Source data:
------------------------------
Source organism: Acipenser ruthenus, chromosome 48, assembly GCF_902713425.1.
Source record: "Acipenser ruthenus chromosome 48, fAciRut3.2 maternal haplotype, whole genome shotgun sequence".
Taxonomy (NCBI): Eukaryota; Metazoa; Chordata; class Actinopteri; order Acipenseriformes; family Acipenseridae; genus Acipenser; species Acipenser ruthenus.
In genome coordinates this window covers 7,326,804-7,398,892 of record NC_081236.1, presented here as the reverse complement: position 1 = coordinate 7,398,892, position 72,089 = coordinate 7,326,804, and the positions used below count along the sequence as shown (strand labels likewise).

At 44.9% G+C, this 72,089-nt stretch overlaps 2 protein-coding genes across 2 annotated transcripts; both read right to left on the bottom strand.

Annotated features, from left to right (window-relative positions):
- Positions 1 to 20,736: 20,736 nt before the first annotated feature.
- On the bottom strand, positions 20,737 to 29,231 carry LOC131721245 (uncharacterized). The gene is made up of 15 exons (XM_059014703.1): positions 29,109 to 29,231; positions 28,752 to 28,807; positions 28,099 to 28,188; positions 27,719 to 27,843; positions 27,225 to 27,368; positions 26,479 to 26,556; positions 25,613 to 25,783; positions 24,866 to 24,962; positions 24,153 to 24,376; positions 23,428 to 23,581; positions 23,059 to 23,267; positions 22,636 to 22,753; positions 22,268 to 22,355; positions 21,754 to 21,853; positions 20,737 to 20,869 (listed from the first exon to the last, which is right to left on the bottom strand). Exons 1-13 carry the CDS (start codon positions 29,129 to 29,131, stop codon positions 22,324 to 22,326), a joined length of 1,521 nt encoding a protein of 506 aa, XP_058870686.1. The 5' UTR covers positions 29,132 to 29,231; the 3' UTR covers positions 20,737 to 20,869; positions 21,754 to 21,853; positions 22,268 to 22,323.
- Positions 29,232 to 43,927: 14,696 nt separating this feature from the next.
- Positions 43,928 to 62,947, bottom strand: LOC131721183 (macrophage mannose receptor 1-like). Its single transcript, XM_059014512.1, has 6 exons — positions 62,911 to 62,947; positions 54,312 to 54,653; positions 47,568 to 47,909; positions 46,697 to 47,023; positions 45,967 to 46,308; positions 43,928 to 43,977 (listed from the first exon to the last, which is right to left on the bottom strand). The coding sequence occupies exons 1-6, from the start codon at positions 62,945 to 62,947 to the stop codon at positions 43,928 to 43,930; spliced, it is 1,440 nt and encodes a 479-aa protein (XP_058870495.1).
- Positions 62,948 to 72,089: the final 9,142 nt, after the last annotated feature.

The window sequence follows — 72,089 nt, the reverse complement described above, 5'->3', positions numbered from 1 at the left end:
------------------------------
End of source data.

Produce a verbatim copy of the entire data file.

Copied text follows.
Source organism: Acipenser ruthenus, chromosome 48, assembly GCF_902713425.1.
Source record: "Acipenser ruthenus chromosome 48, fAciRut3.2 maternal haplotype, whole genome shotgun sequence".
Taxonomy (NCBI): Eukaryota; Metazoa; Chordata; class Actinopteri; order Acipenseriformes; family Acipenseridae; genus Acipenser; species Acipenser ruthenus.
In genome coordinates this window covers 7,326,804-7,398,892 of record NC_081236.1, presented here as the reverse complement: position 1 = coordinate 7,398,892, position 72,089 = coordinate 7,326,804, and the positions used below count along the sequence as shown (strand labels likewise).

At 44.9% G+C, this 72,089-nt stretch overlaps 2 protein-coding genes across 2 annotated transcripts; both read right to left on the bottom strand.

Annotated features, from left to right (window-relative positions):
- Positions 1 to 20,736: 20,736 nt before the first annotated feature.
- On the bottom strand, positions 20,737 to 29,231 carry LOC131721245 (uncharacterized). The gene is made up of 15 exons (XM_059014703.1): positions 29,109 to 29,231; positions 28,752 to 28,807; positions 28,099 to 28,188; positions 27,719 to 27,843; positions 27,225 to 27,368; positions 26,479 to 26,556; positions 25,613 to 25,783; positions 24,866 to 24,962; positions 24,153 to 24,376; positions 23,428 to 23,581; positions 23,059 to 23,267; positions 22,636 to 22,753; positions 22,268 to 22,355; positions 21,754 to 21,853; positions 20,737 to 20,869 (listed from the first exon to the last, which is right to left on the bottom strand). Exons 1-13 carry the CDS (start codon positions 29,129 to 29,131, stop codon positions 22,324 to 22,326), a joined length of 1,521 nt encoding a protein of 506 aa, XP_058870686.1. The 5' UTR covers positions 29,132 to 29,231; the 3' UTR covers positions 20,737 to 20,869; positions 21,754 to 21,853; positions 22,268 to 22,323.
- Positions 29,232 to 43,927: 14,696 nt separating this feature from the next.
- Positions 43,928 to 62,947, bottom strand: LOC131721183 (macrophage mannose receptor 1-like). Its single transcript, XM_059014512.1, has 6 exons — positions 62,911 to 62,947; positions 54,312 to 54,653; positions 47,568 to 47,909; positions 46,697 to 47,023; positions 45,967 to 46,308; positions 43,928 to 43,977 (listed from the first exon to the last, which is right to left on the bottom strand). The coding sequence occupies exons 1-6, from the start codon at positions 62,945 to 62,947 to the stop codon at positions 43,928 to 43,930; spliced, it is 1,440 nt and encodes a 479-aa protein (XP_058870495.1).
- Positions 62,948 to 72,089: the final 9,142 nt, after the last annotated feature.

The window sequence follows — 72,089 nt, the reverse complement described above, 5'->3', positions numbered from 1 at the left end: